There’s a confluence of high-profile laswsuits against the state today, on big topics with far-reaching consequences. First, the medical community is suing over Medi-Cal payments:
Doctors, hospitals and health care providers filed a class-action lawsuit Monday seeking to block the state from cutting payments to them for treating the poor.
The lawsuit argues that an upcoming 10 percent rate cut to Medi-Cal — the state-run health insurance program serving 6.5 million low-income residents — will exacerbate a shortage of doctors, dentists and pharmacists willing to treat poor patients because payments are so low.
“Medi-Cal already doesn’t cover the cost of providing care,” said Dr. Richard Frankenstein, president of the California Medical Association, which led the lawsuit. “If these cuts take effect, Medi-Cal patients will be forced to seek care in already overcrowded hospital emergency rooms, which undermines access to care for all Californians.”
The suit, filed in Los Angeles Superior Court on Monday, seeks an immediate injunction to block the reduction from taking effect July 1.
San Francisco mayor Gavin Newsom has been at the forefront of criticizing these payment cuts, and when he talked to bloggers at the CDP convention he predicted this lawsuit would be successful. The future of emergency room care and Medi-Cal really hangs in the balance: if the payments are inadequate, hospitals and doctors might turn these patients away, straining the ER system and increasing the crisis in health care access.
In a separate lawsuit, a taxpayer group is suing to block $12 billion in prison construction bonds.
Even though the state is facing a $20 billion dollar deficit and our high schools, colleges, universities, health care facilities, and food banks alike are threatened with billions of dollars of reduced funding, the Governor and our Legislative leaders want to build 53,000 new prison and jail beds. We already have 170,000 prisoners in California. We don’t need more prison beds — we need sentencing reform and better support in the community for recovering drug addicts, people with mental illness, and parolees.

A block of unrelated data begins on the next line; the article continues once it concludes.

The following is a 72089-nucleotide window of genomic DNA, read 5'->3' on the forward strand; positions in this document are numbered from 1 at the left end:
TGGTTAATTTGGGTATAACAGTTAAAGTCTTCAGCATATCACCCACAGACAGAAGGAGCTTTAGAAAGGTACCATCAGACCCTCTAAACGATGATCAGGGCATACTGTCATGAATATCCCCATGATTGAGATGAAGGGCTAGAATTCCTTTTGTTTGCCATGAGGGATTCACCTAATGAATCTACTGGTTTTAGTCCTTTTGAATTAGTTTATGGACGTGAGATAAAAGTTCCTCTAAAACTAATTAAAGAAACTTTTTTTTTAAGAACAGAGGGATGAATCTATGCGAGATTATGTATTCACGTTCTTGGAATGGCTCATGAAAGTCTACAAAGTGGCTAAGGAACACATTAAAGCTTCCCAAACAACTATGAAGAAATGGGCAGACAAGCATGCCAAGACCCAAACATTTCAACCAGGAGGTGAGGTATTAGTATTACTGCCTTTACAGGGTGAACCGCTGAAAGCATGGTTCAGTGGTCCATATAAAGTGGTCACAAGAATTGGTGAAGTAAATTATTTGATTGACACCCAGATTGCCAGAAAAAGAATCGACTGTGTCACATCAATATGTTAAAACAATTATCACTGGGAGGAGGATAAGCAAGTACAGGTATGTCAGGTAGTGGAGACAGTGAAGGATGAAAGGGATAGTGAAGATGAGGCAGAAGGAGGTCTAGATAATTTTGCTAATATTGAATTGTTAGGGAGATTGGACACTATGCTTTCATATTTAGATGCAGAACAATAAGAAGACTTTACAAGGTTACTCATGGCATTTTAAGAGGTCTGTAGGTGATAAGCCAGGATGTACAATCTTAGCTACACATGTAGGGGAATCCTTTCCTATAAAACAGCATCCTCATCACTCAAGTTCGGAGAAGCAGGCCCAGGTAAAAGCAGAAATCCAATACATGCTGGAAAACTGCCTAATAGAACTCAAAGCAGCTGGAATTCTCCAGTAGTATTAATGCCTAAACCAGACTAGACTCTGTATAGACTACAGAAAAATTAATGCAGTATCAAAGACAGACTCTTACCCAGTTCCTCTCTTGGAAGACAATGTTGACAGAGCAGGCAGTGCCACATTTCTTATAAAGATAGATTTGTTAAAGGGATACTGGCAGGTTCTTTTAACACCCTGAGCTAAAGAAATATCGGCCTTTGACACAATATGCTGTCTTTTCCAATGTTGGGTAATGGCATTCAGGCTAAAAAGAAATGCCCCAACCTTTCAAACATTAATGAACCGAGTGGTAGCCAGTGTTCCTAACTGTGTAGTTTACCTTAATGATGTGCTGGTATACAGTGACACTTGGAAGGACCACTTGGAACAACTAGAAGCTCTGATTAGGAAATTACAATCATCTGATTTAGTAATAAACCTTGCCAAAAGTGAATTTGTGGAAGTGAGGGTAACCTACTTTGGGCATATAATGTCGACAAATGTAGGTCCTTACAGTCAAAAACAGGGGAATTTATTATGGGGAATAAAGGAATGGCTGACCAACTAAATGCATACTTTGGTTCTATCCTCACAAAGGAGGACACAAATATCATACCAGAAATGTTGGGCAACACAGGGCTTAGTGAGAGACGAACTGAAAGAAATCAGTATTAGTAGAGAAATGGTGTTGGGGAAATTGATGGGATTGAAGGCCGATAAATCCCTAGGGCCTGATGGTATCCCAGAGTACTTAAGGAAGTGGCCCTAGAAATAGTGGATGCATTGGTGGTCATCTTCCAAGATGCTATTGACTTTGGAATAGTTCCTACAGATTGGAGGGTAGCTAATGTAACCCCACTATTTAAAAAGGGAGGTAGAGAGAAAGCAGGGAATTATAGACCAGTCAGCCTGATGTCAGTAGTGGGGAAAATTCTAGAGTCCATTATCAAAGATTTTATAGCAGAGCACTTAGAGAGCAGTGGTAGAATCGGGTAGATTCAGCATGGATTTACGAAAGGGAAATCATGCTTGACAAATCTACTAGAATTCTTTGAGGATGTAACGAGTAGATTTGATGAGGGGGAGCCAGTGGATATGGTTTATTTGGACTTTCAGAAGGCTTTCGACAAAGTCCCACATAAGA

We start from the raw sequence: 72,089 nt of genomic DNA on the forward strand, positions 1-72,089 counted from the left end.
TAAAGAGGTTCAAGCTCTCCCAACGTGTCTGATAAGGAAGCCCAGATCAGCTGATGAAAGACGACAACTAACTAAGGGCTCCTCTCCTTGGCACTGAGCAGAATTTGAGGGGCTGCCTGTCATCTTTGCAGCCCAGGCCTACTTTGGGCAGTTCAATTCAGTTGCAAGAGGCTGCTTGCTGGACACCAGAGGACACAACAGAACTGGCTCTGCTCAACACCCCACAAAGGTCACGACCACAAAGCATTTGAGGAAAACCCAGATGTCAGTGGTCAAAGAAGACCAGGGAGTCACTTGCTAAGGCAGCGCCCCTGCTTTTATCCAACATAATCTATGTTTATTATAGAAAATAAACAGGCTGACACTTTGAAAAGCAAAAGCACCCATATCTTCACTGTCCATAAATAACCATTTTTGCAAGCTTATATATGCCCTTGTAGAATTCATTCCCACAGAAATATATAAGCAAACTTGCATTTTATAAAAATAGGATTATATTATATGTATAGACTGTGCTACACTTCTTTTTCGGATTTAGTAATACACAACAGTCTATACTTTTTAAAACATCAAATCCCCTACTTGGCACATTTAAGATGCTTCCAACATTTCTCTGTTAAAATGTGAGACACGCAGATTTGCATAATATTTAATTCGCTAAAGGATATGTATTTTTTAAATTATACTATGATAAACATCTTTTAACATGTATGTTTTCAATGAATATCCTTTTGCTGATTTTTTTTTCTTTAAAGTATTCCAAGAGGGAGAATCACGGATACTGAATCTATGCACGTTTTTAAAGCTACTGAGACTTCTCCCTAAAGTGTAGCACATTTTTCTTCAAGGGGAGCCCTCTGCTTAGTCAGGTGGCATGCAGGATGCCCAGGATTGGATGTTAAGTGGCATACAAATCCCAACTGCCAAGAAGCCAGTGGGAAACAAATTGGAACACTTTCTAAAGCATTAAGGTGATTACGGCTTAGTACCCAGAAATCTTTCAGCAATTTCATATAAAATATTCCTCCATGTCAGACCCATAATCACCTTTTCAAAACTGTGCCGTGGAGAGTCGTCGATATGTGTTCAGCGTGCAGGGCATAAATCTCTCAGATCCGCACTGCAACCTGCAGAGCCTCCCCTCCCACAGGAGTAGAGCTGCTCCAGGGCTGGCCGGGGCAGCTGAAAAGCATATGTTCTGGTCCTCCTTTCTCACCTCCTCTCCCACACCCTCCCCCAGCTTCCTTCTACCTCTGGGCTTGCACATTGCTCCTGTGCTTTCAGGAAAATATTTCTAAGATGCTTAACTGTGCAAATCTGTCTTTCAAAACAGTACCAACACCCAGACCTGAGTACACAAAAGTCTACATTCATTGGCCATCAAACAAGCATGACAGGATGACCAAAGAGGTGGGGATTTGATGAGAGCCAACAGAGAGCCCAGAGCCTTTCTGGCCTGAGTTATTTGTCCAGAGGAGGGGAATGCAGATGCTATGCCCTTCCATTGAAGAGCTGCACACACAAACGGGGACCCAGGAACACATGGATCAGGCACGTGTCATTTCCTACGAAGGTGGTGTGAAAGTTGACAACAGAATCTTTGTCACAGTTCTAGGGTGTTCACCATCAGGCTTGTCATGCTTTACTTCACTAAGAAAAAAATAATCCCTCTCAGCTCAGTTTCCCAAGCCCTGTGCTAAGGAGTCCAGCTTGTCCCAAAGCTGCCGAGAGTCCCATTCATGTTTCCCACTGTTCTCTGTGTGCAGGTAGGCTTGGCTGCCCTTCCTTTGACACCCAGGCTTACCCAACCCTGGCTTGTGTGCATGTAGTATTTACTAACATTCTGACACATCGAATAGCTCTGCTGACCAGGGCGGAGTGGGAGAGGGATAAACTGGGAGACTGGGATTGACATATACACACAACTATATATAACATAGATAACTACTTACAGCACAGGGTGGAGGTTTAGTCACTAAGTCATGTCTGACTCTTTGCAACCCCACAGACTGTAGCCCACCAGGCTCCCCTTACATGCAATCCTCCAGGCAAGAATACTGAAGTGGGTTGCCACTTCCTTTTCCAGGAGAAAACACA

That’s why we are filing our lawsuit today to stop the Governor from borrowing $7.4 billion in lease revenue bonds to build new prison beds, at a total cost of over $12 billion including interest payments. Operating these new prison beds will cost at least $1.5 billion each year, or a staggering total of $37 billion over the next 25 years. Our lawsuit argues that the $7.4 billion in lease revenue bonds violates the requirement in the California Constitution that all significant long term debts be approved by the voters. The lawsuit aims to force the state to ask its voters whether they want to build the 53,000 prison and jail beds proposed in AB 900. The New York Times has dubbed AB 900 as “the single largest prison construction program in the history of the US.” Not only is AB 900 a tremendous waste of government resources, it also threatens the very premise of democracy by shutting voters off from their constitutional rights.
Desperate times call for desperate measures. And considering that a year after passage of AB 900, not one bed has been constructed, I’d say that this is a money pit and taxpayers need to step in to stop the digging. We have better solutions in the way of sentencing reform, and while Democrats in both chambers of the legislature play politics over which sentencing bill will become the primary one (Sen. Romero’s clearly should, IMO), the crisis grows. And given that these construction bonds are little more than a boondoggle, California will probably end up following the lead of several states and release a mass of inmates early. There are real solutions to be had here, but pissing away $12 billion dollars is not one of them.
As if the state didn’t have enough problems…